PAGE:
Brenke: Yeah. So, as civil engineers I think they have a burden to help inform the public and others   about the condition of our infrastructure. Long time ago there was a lot of conversations that we are on the front lines. We see and we do the inspections of above ground and underground infrastructure and so we kind of see firsthand what the condition of a lot of these different categories are. So, the goal is really to inform the public, to be that trusted voice of professionals that this is what they do every day and really give the public an idea of the state of our infrastructure. Where we are at, where are we failing and where are we succeeding and what kind of things can we do to raise those grades, the ones that are low and really, we look at it as infrastructure drives our economy. It makes Michigan a great place to live, work and play. If we don't have good infrastructure, we're not going to attract the business. Obviously, tourism is a big thing in Michigan, and we want people to come and visit Michigan, but we have to have good parks and roads and various facilities to make that an enjoyable experience. So, the report cards started in 1998. ASCE National did their first report card and then the individual states started doing their individual report cards from that time. And nationals are great, a great body to govern to make sure that we're doing them the same way that the grades have relevance from one state to the other. 

Cranson: So, you're always an optimistic guy with a very positive outlook. How do you maintain that knowing that our state that has done so many big things, the cliche about putting the world on wheels. Of course, building the Mackinac Bridge and National mentioned many other incredible structures that are important infrastructure. And yet year after year we get these grades on our roads and bridges and don't see any sustainable solution coming forward. And these report cards are almost always the same, only the numbers change. I guess, what keeps you going? 

Brenke:   I think the small victories, right, we were really happy to see some increases in investment back in 2015 when the legislature increased the registration fees and gas tax. It's one of those things where it's not enough, right? It's not going to fix everything. But we feel like that maybe we have a little effect on that positive change, right, that if we hadn't shared the report card as in like others have shared reports on our infrastructure, maybe those changes wouldn't have happened. And so, it's the small victories I think that keep you going. You're absolutely right, Jeff. We're not getting from a D to an A overnight on these things are going to take a lot of time. It took a lot of time to get them to the poor grades due to underinvestment. So, it's going to take a while to get us under the good grades. But we're hoping that if we keep sharing this information with the right people. That they're going to show some strength and will and do something to fix it. We have hope. 

Cranson: Yeah right. And you put together a pretty broad coalition, a nice representative sample of various interests for the news conference on Monday. Rolling out this year's report card, could you talk about how you selected the people that were there?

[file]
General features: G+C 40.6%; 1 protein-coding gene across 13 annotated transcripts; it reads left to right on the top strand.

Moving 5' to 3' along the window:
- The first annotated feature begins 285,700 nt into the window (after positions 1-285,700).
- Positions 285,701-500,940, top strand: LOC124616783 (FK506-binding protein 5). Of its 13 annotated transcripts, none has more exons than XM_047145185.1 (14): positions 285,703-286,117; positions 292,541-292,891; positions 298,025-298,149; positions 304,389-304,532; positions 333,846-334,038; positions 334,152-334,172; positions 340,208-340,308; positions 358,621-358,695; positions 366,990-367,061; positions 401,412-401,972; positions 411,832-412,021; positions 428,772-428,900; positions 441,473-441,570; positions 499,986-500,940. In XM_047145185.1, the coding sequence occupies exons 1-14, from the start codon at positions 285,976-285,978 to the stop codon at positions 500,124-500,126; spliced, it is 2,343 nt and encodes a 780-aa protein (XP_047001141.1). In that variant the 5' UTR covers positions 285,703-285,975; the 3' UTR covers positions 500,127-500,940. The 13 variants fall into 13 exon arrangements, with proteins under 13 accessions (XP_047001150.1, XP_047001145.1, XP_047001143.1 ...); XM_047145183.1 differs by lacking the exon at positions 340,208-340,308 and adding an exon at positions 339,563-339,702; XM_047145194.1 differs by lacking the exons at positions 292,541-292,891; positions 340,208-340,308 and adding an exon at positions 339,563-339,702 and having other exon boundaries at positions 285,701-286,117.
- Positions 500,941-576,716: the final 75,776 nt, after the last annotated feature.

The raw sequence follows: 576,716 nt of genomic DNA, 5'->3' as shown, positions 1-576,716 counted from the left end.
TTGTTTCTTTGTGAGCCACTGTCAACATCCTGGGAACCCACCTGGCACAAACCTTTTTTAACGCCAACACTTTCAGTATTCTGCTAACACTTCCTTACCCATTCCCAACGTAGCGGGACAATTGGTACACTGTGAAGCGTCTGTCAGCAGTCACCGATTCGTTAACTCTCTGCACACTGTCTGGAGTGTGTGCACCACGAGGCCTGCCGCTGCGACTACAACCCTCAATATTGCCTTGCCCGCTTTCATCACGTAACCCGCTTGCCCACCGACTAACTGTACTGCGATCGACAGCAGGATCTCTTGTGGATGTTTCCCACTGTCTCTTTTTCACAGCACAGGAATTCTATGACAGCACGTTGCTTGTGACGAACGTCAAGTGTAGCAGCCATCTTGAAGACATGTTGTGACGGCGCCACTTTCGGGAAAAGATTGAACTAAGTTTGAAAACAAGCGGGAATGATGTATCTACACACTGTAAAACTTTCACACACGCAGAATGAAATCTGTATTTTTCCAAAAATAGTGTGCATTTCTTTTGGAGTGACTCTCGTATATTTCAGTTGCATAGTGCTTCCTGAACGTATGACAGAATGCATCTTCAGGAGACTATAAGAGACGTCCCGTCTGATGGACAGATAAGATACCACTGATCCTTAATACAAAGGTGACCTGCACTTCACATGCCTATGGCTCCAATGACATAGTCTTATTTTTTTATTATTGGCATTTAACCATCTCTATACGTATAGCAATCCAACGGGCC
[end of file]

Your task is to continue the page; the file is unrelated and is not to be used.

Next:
Brenke: Yeah, absolutely. I mean we look at it like we're all in this together, whether it's a contractor like SEMCOG is an organization that's trying to pull people together to help coordinate infrastructure projects so that we do things that efficiently. We don't tear up our road more than once. They're great partners. They're great folks to pull together and work together on fixing Michigan's infrastructure. So obviously MDOT has a major role. They've got a very large system with the most traffic, right and so ACEC and ASCE partnered with MDOT for many, many years, so it's just natural to bring them into the conversation as well. But we look at it as like we all have the same goal. We want to make improvements to our infrastructure and Michigan and so trying to get all the folks together that are part of that process. It makes sense. 

Cranson: Yeah. And as I mentioned earlier, I'll be talking later with Amy O’Leary who's the Executive Director of SEMCOG the Southeast Michigan Council of Governments and obviously represents a group that has a very big interest in all of the things that you covered in the report, not just roads and bridges but parks and water too. What is your takeaway from Monday not that you would have learned anything new given how deeply you've been involved in these things for years, but did you feel like the media coverage was good and that at least you got the message out. 

Brenke: I do I thought the media coverage was very good. I think they were pretty fair and balanced in sending the message that we've made some small incremental improvements and that's just absolutely the result of prioritization by the legislature by the governor putting money into these various sectors whether it's water, wastewater or roads and bridges. I mean, I think it's great that we could show that there's some improvement that if you do invest, guess what, things do get better. But I also think they did a good job of highlighting the fact that an overall grade of a C minus for the state is nothing to be really proud of and we've got a lot of work left to do. I thought they did a pretty good job absolutely.